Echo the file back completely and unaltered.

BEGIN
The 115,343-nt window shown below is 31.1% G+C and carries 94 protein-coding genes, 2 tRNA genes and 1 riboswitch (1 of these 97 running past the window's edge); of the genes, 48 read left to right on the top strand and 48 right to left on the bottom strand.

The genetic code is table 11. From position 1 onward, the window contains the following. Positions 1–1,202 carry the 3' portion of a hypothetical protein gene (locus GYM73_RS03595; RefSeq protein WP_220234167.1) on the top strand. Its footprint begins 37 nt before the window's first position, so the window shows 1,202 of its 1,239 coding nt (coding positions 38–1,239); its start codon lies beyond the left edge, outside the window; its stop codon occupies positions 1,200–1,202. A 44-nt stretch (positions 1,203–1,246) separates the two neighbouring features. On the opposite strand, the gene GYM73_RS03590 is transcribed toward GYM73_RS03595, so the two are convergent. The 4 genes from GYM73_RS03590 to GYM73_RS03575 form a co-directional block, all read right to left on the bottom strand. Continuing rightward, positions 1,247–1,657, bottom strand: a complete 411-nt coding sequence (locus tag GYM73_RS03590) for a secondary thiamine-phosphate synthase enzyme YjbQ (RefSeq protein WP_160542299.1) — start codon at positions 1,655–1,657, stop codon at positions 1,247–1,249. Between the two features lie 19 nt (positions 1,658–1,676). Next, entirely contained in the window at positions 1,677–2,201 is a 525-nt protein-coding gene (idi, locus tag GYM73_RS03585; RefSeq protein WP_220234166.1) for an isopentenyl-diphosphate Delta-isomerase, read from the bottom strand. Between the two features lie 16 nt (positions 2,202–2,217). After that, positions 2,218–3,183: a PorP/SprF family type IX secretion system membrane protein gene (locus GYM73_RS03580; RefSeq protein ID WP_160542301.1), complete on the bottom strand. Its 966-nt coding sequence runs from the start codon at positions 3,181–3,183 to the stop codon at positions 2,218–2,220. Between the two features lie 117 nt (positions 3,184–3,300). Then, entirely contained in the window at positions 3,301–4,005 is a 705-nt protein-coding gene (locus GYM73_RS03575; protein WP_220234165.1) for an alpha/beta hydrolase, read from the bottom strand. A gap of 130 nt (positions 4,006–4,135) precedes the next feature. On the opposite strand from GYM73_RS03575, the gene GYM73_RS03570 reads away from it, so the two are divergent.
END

The 115,343-nt window shown below is 31.1% G+C and carries 94 protein-coding genes, 2 tRNA genes and 1 riboswitch (1 of these 97 running past the window's edge); of the genes, 48 read left to right on the top strand and 48 right to left on the bottom strand.

The genetic code is table 11. From position 1 onward, the window contains the following. Positions 1–1,202 carry the 3' portion of a hypothetical protein gene (locus GYM73_RS03595; RefSeq protein WP_220234167.1) on the top strand. Its footprint begins 37 nt before the window's first position, so the window shows 1,202 of its 1,239 coding nt (coding positions 38–1,239); its start codon lies beyond the left edge, outside the window; its stop codon occupies positions 1,200–1,202. A 44-nt stretch (positions 1,203–1,246) separates the two neighbouring features. On the opposite strand, the gene GYM73_RS03590 is transcribed toward GYM73_RS03595, so the two are convergent. The 4 genes from GYM73_RS03590 to GYM73_RS03575 form a co-directional block, all read right to left on the bottom strand. Continuing rightward, positions 1,247–1,657, bottom strand: a complete 411-nt coding sequence (locus tag GYM73_RS03590) for a secondary thiamine-phosphate synthase enzyme YjbQ (RefSeq protein WP_160542299.1) — start codon at positions 1,655–1,657, stop codon at positions 1,247–1,249. Between the two features lie 19 nt (positions 1,658–1,676). Next, entirely contained in the window at positions 1,677–2,201 is a 525-nt protein-coding gene (idi, locus tag GYM73_RS03585; RefSeq protein WP_220234166.1) for an isopentenyl-diphosphate Delta-isomerase, read from the bottom strand. Between the two features lie 16 nt (positions 2,202–2,217). After that, positions 2,218–3,183: a PorP/SprF family type IX secretion system membrane protein gene (locus GYM73_RS03580; RefSeq protein ID WP_160542301.1), complete on the bottom strand. Its 966-nt coding sequence runs from the start codon at positions 3,181–3,183 to the stop codon at positions 2,218–2,220. Between the two features lie 117 nt (positions 3,184–3,300). Then, entirely contained in the window at positions 3,301–4,005 is a 705-nt protein-coding gene (locus GYM73_RS03575; protein WP_220234165.1) for an alpha/beta hydrolase, read from the bottom strand. A gap of 130 nt (positions 4,006–4,135) precedes the next feature. On the opposite strand from GYM73_RS03575, the gene GYM73_RS03570 reads away from it, so the two are divergent.